Python is a versatile programming language that can be used for many different programming projects. First published in 1991 with a name inspired by the British comedy group Monty Python, the development team wanted to make Python a language that was fun to use. Easy to set up, and written in a relatively straightforward style with immediate feedback on errors, Python is a great choice for beginners and experienced developers alike. Python 3 is the most current version of the language and is considered to be the future of Python.
This tutorial will guide you through installing Python 3 on your local Windows 10 machine and setting up a programming environment via the command line.
You will need a Windows 10 computer with administrative access that is connected to the internet.
Step 1 — Opening and Configuring PowerShell
We’ll be completing most of our installation and setup on a command-line interface, which is a non-graphical way to interact with your computer. That is, instead of clicking on buttons, you’ll be typing in text and receiving feedback from your computer through text as well. The command line, also known as a shell, can help you modify and automate many of the tasks you do on a computer every day, and is an essential tool for software developers.
PowerShell is a program from Microsoft that provides a command-line shell interface. Administrative tasks are performed by running cmdlets, which are pronounced command-lets, specialized classes of the .NET software framework that can carry out operations. Open-sourced in August 2016, PowerShell is now available across platforms, for both Windows and UNIX systems (including Mac and Linux).
To find Windows PowerShell, you can right-click on the Start menu icon on the lower left-hand corner of your screen. When the menu pops up, you should click on “Search,” then type “PowerShell” into the search bar. When you are presented with options, right-click on “Windows PowerShell,” the Desktop app. For our purposes, we’ll select “Run as Administrator.” When you are prompted with a dialogue box that asks “Do you want to allow this app to make changes to your PC?” click on “Yes.”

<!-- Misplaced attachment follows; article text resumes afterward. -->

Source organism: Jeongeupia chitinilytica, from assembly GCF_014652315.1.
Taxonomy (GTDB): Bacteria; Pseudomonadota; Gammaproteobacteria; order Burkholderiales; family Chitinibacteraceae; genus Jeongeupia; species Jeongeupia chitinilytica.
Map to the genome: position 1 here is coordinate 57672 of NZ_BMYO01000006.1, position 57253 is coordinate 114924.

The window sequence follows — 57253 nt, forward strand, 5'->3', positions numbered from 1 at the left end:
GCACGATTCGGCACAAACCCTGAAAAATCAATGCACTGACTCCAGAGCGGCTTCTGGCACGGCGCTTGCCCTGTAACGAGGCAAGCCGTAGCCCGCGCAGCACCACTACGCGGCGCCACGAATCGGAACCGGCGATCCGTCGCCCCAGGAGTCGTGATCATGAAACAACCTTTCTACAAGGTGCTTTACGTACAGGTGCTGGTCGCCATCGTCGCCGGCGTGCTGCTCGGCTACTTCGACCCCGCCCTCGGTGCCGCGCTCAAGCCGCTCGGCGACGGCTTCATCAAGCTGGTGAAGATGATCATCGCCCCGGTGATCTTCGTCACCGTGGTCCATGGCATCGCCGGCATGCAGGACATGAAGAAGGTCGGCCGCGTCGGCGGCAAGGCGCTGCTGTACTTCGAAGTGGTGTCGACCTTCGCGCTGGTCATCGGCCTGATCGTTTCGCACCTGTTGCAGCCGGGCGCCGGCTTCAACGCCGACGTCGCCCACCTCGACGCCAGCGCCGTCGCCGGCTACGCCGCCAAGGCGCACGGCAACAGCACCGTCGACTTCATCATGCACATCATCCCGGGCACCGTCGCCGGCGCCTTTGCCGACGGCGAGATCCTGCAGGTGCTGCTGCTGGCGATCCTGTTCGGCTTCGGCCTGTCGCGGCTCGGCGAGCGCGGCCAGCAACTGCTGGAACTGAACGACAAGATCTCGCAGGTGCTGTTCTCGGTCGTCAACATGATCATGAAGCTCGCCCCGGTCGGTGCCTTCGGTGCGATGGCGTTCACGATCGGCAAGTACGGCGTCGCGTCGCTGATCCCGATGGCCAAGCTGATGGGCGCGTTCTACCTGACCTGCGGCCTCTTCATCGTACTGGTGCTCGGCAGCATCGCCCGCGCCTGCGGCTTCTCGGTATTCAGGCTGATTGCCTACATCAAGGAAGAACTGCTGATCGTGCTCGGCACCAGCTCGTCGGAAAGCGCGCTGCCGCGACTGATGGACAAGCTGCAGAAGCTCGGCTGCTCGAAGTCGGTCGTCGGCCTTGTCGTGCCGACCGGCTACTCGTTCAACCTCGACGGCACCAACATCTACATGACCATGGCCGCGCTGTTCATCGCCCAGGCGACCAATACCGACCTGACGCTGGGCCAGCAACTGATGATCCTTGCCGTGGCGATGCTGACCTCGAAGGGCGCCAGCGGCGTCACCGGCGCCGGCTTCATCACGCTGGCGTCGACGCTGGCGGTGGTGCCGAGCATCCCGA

Once you do this, you’ll see a text-based interface that has a string of words that looks like this:
We can switch out of the system folder by typing the following command:
- cd ~
Then we’ll be in a directory such as
To continue with our installation process, we are going to set up some permissions through PowerShell. Configured to run in the most secure mode by default, there are a few levels of permissions that you can set up as an administrator:
- Restricted is the default execution policy, under this mode you will not be able to run scripts, and PowerShell will work only as an interactive shell.
- AllSigned will enable you to run all scripts and configuration files that are signed by a trusted publisher, meaning that you could potentially open your machine up to the risk of running malicious scripts that happen to be signed by a trusted publisher.